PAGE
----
Lack of interest among AMU students failed Aligarh the movie

By Mohammad Rafay Qadri for

Aligarh the movie, which portrays the story of an Aligarh Muslim University professor, has sadly found few students interested in watching it, let alone taking up the cause of the movie. The movie, for very strange reasons, remains unscreened in Aligarh city as a section of city politicians as well as one Muslim outfit voiced anger against the title and subject of the movie.

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Only one show of the movie was run in a multiplex in Aligarh city on 26 February, the day it released across India.

Before we discuss inertia regarding the movie in the AMU campus, let’s have a look at the movie, its story, and its connection with the university and the city.

Aligarh documents a brief period in the life of Professor Shrinivas Ramchandra Siras. He was a noted professor of Marathi Language in the Department of Modern Indian Languages. He lived a lonely life, mostly reserved in his apartment in Medical Colony and engrossed in listening, reading or writing poetry. His poetry collection even fetched him a literary award conferred by the Maharashtra government. One day in February 2009, he was filmed while having consensual sex with a rickshaw puller in his apartment by some local media persons.

The film traces Siras’ story from here. Since homosexuality was and is a crime in our country and AMU happens to be ultra sensitive about moral issues, Siras was suspended from his job. He was later even forced to vacate his official residence. He struggled to find accommodation in the city, and was even tortured in many ways by some university officials. Few people from the university fraternity sympathised with him. But, he shared his ordeals with a journalist who comes from Delhi. Goaded by journalist and activists, he fought against his suspension and his rights as a homosexual citizen of the society. Luckily, while his case is being fought, Section 377 of IPC which criminalises homosexuality was struck down by the Delhi High Court and he went on to win his case in Allahabad High Court. Ironically, just after a verdict is announced in his favour, he was found dead in his rented accommodation in Durga Wadi neighbourhood of Aligarh. The cause of his death, according to police, was possibly suicide because of consuming poison.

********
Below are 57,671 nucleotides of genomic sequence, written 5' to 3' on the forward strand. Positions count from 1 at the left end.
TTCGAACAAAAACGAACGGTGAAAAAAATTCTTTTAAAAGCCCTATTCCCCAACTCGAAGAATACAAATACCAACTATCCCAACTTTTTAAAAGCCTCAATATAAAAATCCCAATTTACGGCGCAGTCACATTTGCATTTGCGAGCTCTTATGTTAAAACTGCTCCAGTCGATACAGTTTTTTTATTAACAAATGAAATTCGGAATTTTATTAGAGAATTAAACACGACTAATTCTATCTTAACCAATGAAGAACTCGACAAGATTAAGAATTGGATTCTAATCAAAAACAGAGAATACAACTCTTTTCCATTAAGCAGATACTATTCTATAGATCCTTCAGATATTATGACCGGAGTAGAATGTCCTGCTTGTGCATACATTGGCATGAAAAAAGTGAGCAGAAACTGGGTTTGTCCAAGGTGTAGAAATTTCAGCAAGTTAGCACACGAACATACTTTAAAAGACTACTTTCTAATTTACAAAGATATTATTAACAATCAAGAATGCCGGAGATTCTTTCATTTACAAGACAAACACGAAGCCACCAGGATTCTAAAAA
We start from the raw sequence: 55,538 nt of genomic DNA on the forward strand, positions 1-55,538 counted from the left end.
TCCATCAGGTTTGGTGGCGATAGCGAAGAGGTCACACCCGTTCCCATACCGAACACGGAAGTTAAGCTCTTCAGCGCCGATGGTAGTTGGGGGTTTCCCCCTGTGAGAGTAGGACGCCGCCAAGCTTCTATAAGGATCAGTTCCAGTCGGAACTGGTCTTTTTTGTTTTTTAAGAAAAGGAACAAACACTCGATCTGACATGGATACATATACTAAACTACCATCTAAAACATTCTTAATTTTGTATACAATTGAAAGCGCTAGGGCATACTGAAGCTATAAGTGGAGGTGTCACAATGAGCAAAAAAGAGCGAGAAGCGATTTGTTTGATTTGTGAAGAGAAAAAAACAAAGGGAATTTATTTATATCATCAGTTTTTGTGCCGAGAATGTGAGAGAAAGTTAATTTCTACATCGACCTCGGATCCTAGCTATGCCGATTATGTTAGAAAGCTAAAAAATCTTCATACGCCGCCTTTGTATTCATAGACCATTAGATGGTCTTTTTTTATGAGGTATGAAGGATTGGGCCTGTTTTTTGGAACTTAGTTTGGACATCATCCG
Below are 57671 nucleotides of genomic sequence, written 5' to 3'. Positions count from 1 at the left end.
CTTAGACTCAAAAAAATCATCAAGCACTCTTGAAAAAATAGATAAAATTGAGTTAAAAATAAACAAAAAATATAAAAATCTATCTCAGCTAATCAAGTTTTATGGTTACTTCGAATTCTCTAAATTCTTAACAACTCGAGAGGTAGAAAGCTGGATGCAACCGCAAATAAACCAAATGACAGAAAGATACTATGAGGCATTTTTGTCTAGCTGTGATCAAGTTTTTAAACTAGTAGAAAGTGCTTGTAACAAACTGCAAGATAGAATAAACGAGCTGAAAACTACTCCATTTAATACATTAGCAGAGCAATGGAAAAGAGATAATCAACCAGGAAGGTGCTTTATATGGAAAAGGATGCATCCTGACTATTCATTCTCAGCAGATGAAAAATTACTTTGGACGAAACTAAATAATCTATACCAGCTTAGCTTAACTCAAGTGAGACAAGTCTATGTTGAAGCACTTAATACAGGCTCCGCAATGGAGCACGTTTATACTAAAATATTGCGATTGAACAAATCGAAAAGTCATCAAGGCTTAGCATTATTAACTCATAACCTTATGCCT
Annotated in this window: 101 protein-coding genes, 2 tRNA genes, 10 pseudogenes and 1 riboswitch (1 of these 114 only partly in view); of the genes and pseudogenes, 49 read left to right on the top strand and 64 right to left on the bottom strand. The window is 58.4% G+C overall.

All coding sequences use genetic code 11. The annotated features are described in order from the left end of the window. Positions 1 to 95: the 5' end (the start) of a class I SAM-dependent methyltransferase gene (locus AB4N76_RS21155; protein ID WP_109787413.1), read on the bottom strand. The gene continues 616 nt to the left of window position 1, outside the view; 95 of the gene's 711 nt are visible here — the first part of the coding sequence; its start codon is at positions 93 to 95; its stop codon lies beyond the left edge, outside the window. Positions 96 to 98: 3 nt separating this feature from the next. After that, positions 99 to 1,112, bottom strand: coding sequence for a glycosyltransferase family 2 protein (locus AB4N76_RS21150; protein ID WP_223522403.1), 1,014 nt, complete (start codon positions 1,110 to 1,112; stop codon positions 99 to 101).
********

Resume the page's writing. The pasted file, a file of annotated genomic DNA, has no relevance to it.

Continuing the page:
The story of Siras’ struggle to find acceptability with his sexual orientation in Aligarh is very sensitively handled by director Hansal Mehta. Siras’ character was marvellously essayed by Manoj Vajpayee, with fine assistance from Rajkumar Rao who played the role of Indian Express journalist Deepu Sebastian Edmond in the movie.

Aligarh won rave reviews from almost all leading film critics in India.

Aseen Chhabra in his review said, “Aligarh is a very important film, a milestone in the history of Indian cinema that should start the much needed conversation how India treats a visible and yet often ignored minority group.”

However, the film failed at box office despite having good ratings from
Of many reasons behind its commercial failure, one important factor could be the lack of interest shown by the AMU community in the movie. Aligarh was supposed to generate maximum interest among AMU students and teachers as the story of the movie is based in the university itself. Even in Aligarh city, it was expected that people would like to watch a movie named after their home town.

But, as the movie was about to be released, the city mayor Shakuntala Bharti declared it to be painting the city in bad light. “The movie will show city as associated with homosexuality and will disturb its image of being the citadel of Ganga-Jamuni (composite) culture,” she said and called for a ban on the movie in the city.

Hence, when it was released in some Aligarh cinema halls, few people booked its tickets. Later, all cinema halls refused to show the movie. Two AMU professors, including film critic Asim Siddique, saw the film on the very first day of its release. “There were only a handful of people watching the movie that (Friday) evening. In all probability, the owners of the theatres have stopped showing the movie on their own because of some perceived threat,” Siddique said. Similar lack of interest for the movie was witnessed among student community in AMU. Student organisations, like Aligarh Activist Society, didn’t show any inclination to challenge the “Ban” on the movie in Aligarh. These student bodies otherwise bat for many issues, some even remotely connected to Aligarh or the university campus. One reason though might be that many other issues like that of JNU etc have been on students’ mind these days, and thus they forgot to discuss about Aligarh. Nevertheless, a widespread silence on a movie about the campus and even titled Aligarh not being screened in the city and the student community sitting idle can’t be digested. Students have to come forward for the sake of Aligarh so that this great piece of art see the light of the day in the city it seeks to narrate it story about.

The author is a first year student of BA (Honours) Economics at the Aligarh Muslim University.